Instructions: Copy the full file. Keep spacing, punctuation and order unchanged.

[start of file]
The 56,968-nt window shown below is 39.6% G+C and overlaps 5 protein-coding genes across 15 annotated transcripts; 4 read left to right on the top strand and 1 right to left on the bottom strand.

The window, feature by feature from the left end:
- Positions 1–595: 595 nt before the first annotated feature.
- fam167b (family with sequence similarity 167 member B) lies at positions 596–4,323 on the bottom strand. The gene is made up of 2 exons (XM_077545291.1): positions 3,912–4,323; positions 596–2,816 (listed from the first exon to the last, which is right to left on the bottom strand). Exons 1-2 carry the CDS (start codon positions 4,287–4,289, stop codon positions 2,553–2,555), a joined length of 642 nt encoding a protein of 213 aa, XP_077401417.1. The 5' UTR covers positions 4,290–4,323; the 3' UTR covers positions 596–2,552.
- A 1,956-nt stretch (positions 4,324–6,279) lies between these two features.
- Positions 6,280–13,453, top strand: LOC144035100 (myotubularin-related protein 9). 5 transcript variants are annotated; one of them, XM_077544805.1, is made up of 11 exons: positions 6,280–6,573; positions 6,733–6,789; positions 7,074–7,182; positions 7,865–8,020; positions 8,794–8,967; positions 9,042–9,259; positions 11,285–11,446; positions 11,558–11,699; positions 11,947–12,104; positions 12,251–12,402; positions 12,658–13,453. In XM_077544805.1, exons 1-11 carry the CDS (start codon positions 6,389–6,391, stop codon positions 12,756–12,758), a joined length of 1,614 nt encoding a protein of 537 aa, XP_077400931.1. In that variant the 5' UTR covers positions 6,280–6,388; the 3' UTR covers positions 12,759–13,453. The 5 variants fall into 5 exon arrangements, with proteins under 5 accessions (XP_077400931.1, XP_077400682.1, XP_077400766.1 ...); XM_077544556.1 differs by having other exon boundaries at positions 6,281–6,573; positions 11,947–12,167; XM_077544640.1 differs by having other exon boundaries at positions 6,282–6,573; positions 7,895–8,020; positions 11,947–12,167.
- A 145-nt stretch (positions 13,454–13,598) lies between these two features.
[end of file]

The 56,968-nt window shown below is 39.6% G+C and overlaps 5 protein-coding genes across 15 annotated transcripts; 4 read left to right on the top strand and 1 right to left on the bottom strand.

The window, feature by feature from the left end:
- Positions 1–595: 595 nt before the first annotated feature.
- fam167b (family with sequence similarity 167 member B) lies at positions 596–4,323 on the bottom strand. The gene is made up of 2 exons (XM_077545291.1): positions 3,912–4,323; positions 596–2,816 (listed from the first exon to the last, which is right to left on the bottom strand). Exons 1-2 carry the CDS (start codon positions 4,287–4,289, stop codon positions 2,553–2,555), a joined length of 642 nt encoding a protein of 213 aa, XP_077401417.1. The 5' UTR covers positions 4,290–4,323; the 3' UTR covers positions 596–2,552.
- A 1,956-nt stretch (positions 4,324–6,279) lies between these two features.
- Positions 6,280–13,453, top strand: LOC144035100 (myotubularin-related protein 9). 5 transcript variants are annotated; one of them, XM_077544805.1, is made up of 11 exons: positions 6,280–6,573; positions 6,733–6,789; positions 7,074–7,182; positions 7,865–8,020; positions 8,794–8,967; positions 9,042–9,259; positions 11,285–11,446; positions 11,558–11,699; positions 11,947–12,104; positions 12,251–12,402; positions 12,658–13,453. In XM_077544805.1, exons 1-11 carry the CDS (start codon positions 6,389–6,391, stop codon positions 12,756–12,758), a joined length of 1,614 nt encoding a protein of 537 aa, XP_077400931.1. In that variant the 5' UTR covers positions 6,280–6,388; the 3' UTR covers positions 12,759–13,453. The 5 variants fall into 5 exon arrangements, with proteins under 5 accessions (XP_077400931.1, XP_077400682.1, XP_077400766.1 ...); XM_077544556.1 differs by having other exon boundaries at positions 6,281–6,573; positions 11,947–12,167; XM_077544640.1 differs by having other exon boundaries at positions 6,282–6,573; positions 7,895–8,020; positions 11,947–12,167.
- A 145-nt stretch (positions 13,454–13,598) lies between these two features.